Superbosses are able to constantly and rapidly propel their protégés to new heights because they are the consummate delegators, relinquishing a degree of authority and oversight that would make many ordinary bosses cringe.

What superbosses also do to support the learning experience is to hold protégés strictly accountable for their performance. In superboss organizations, the rule is clear: Sink or swim.

That said, superbosses aren’t unfeeling tyrants; they will let you fail once—but you better learn from that mistake.

With so much responsibility on their shoulders and a clear sense of accountability, not to mention the trust of their superboss, protégés come away feeling a sense of their own power and worth, as if they are more like partners than subordinates.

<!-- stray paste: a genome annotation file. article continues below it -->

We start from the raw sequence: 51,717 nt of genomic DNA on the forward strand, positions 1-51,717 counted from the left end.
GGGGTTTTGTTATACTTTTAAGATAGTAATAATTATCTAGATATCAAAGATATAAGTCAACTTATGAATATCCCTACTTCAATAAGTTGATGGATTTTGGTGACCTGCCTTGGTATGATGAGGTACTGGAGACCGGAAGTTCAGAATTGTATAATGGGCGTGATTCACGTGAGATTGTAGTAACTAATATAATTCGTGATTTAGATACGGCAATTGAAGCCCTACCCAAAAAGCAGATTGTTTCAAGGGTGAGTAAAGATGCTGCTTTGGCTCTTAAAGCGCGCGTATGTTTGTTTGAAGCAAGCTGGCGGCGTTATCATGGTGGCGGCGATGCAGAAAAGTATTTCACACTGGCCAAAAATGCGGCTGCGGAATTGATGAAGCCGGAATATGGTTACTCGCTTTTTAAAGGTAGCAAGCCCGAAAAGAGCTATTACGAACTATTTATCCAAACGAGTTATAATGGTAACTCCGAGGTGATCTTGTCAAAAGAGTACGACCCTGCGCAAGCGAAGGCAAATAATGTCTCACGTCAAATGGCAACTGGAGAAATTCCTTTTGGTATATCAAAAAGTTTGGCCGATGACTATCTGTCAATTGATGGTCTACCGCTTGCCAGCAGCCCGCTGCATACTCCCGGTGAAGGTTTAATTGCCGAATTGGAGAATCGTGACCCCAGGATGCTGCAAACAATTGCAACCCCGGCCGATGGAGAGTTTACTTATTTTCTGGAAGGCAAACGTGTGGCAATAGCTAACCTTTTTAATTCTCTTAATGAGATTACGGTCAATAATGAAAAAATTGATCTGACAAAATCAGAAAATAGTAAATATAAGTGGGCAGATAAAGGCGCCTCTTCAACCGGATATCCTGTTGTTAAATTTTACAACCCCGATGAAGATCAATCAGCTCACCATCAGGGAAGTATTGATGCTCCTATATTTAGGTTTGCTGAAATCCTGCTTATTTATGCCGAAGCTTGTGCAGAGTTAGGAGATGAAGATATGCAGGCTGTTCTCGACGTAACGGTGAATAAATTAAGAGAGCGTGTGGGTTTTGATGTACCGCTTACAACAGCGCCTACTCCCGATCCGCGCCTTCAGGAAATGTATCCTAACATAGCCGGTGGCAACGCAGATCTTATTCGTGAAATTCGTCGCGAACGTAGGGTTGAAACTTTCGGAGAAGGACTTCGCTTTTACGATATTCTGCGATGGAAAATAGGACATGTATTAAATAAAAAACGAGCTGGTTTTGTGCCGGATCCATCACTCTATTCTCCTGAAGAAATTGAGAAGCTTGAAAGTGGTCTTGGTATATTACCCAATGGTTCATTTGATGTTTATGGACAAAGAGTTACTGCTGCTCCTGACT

Networks of Success

Perhaps the most meaningful thing superbosses do to show affection is actively promote protégés’ careers. Behaving like benevolent godparents, all the superbosses have recommended protégés for new jobs or even made phone calls on their behalf to inquire about job opportunities elsewhere. Bill Walsh is well known for this. If he heard that a college was seeking a football coach, he “wouldn’t just make one call; he would make ten or fifteen. Lots of coaches are the exact opposite—they will not be looking out for the best interests of their people.”